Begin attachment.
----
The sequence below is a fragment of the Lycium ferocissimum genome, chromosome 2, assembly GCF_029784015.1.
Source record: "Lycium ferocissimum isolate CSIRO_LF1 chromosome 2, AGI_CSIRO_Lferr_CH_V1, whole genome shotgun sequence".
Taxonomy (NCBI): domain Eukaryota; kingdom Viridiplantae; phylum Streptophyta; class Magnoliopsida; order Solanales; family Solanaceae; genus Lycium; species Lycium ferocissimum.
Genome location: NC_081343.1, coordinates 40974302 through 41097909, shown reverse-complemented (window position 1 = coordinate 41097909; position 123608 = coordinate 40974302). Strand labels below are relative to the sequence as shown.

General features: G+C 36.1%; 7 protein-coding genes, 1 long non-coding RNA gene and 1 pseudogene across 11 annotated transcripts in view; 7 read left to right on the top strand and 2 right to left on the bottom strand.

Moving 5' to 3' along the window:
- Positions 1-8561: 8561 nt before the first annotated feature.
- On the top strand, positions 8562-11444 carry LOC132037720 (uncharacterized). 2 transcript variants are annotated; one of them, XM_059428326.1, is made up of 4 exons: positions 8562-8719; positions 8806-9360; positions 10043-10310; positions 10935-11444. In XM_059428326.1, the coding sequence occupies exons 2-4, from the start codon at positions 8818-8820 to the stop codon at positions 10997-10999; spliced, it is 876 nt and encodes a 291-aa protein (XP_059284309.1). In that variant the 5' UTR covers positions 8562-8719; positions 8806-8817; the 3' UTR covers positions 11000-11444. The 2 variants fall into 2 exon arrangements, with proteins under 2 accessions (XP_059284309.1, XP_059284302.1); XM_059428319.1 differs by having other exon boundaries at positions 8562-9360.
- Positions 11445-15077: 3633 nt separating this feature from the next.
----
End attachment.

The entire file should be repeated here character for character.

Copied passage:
The sequence below is a fragment of the Lycium ferocissimum genome, chromosome 2, assembly GCF_029784015.1.
Source record: "Lycium ferocissimum isolate CSIRO_LF1 chromosome 2, AGI_CSIRO_Lferr_CH_V1, whole genome shotgun sequence".
Taxonomy (NCBI): domain Eukaryota; kingdom Viridiplantae; phylum Streptophyta; class Magnoliopsida; order Solanales; family Solanaceae; genus Lycium; species Lycium ferocissimum.
Genome location: NC_081343.1, coordinates 40974302 through 41097909, shown reverse-complemented (window position 1 = coordinate 41097909; position 123608 = coordinate 40974302). Strand labels below are relative to the sequence as shown.

General features: G+C 36.1%; 7 protein-coding genes, 1 long non-coding RNA gene and 1 pseudogene across 11 annotated transcripts in view; 7 read left to right on the top strand and 2 right to left on the bottom strand.

Moving 5' to 3' along the window:
- Positions 1-8561: 8561 nt before the first annotated feature.
- On the top strand, positions 8562-11444 carry LOC132037720 (uncharacterized). 2 transcript variants are annotated; one of them, XM_059428326.1, is made up of 4 exons: positions 8562-8719; positions 8806-9360; positions 10043-10310; positions 10935-11444. In XM_059428326.1, the coding sequence occupies exons 2-4, from the start codon at positions 8818-8820 to the stop codon at positions 10997-10999; spliced, it is 876 nt and encodes a 291-aa protein (XP_059284309.1). In that variant the 5' UTR covers positions 8562-8719; positions 8806-8817; the 3' UTR covers positions 11000-11444. The 2 variants fall into 2 exon arrangements, with proteins under 2 accessions (XP_059284309.1, XP_059284302.1); XM_059428319.1 differs by having other exon boundaries at positions 8562-9360.
- Positions 11445-15077: 3633 nt separating this feature from the next.